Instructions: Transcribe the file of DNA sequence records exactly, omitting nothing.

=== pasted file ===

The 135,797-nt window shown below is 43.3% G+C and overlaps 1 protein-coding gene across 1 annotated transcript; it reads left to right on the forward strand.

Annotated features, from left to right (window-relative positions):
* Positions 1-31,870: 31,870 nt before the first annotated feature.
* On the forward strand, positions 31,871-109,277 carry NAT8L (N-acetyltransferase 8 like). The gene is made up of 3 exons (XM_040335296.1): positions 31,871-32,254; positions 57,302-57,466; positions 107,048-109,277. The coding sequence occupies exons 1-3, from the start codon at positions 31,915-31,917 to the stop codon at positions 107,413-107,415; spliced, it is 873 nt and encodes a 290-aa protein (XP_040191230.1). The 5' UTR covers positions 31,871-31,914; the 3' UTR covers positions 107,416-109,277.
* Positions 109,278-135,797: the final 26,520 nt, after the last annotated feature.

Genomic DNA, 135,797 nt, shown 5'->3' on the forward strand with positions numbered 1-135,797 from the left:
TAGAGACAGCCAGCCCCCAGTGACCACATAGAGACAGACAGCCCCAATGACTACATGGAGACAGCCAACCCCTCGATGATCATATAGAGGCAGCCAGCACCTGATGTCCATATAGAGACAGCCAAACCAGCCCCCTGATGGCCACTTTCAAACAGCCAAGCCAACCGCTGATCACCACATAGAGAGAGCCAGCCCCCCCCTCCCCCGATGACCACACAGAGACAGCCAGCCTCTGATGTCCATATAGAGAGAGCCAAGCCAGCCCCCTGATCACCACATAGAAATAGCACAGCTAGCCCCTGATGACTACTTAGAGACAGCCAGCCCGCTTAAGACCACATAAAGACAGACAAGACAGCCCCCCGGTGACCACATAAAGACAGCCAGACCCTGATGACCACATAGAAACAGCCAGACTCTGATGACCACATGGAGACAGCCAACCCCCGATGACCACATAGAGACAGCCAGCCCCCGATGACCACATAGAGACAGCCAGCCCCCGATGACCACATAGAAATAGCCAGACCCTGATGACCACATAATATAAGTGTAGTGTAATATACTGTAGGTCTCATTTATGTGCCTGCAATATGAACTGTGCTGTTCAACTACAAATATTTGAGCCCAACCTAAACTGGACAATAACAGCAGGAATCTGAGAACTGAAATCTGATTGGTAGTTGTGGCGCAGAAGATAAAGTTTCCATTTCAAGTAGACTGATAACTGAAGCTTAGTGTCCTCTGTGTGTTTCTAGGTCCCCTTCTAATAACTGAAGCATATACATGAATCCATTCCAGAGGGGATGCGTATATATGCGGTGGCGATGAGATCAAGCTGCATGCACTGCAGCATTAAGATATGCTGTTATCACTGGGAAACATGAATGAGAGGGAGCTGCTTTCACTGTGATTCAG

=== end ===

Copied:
The 135,797-nt window shown below is 43.3% G+C and overlaps 1 protein-coding gene across 1 annotated transcript; it reads left to right on the forward strand.

Annotated features, from left to right (window-relative positions):
* Positions 1-31,870: 31,870 nt before the first annotated feature.
* On the forward strand, positions 31,871-109,277 carry NAT8L (N-acetyltransferase 8 like). The gene is made up of 3 exons (XM_040335296.1): positions 31,871-32,254; positions 57,302-57,466; positions 107,048-109,277. The coding sequence occupies exons 1-3, from the start codon at positions 31,915-31,917 to the stop codon at positions 107,413-107,415; spliced, it is 873 nt and encodes a 290-aa protein (XP_040191230.1). The 5' UTR covers positions 31,871-31,914; the 3' UTR covers positions 107,416-109,277.
* Positions 109,278-135,797: the final 26,520 nt, after the last annotated feature.

Genomic DNA, 135,797 nt, shown 5'->3' on the forward strand with positions numbered 1-135,797 from the left:
TAGAGACAGCCAGCCCCCAGTGACCACATAGAGACAGACAGCCCCAATGACTACATGGAGACAGCCAACCCCTCGATGATCATATAGAGGCAGCCAGCACCTGATGTCCATATAGAGACAGCCAAACCAGCCCCCTGATGGCCACTTTCAAACAGCCAAGCCAACCGCTGATCACCACATAGAGAGAGCCAGCCCCCCCCTCCCCCGATGACCACACAGAGACAGCCAGCCTCTGATGTCCATATAGAGAGAGCCAAGCCAGCCCCCTGATCACCACATAGAAATAGCACAGCTAGCCCCTGATGACTACTTAGAGACAGCCAGCCCGCTTAAGACCACATAAAGACAGACAAGACAGCCCCCCGGTGACCACATAAAGACAGCCAGACCCTGATGACCACATAGAAACAGCCAGACTCTGATGACCACATGGAGACAGCCAACCCCCGATGACCACATAGAGACAGCCAGCCCCCGATGACCACATAGAGACAGCCAGCCCCCGATGACCACATAGAAATAGCCAGACCCTGATGACCACATAATATAAGTGTAGTGTAATATACTGTAGGTCTCATTTATGTGCCTGCAATATGAACTGTGCTGTTCAACTACAAATATTTGAGCCCAACCTAAACTGGACAATAACAGCAGGAATCTGAGAACTGAAATCTGATTGGTAGTTGTGGCGCAGAAGATAAAGTTTCCATTTCAAGTAGACTGATAACTGAAGCTTAGTGTCCTCTGTGTGTTTCTAGGTCCCCTTCTAATAACTGAAGCATATACATGAATCCATTCCAGAGGGGATGCGTATATATGCGGTGGCGATGAGATCAAGCTGCATGCACTGCAGCATTAAGATATGCTGTTATCACTGGGAAACATGAATGAGAGGGAGCTGCTTTCACTGTGATTCAG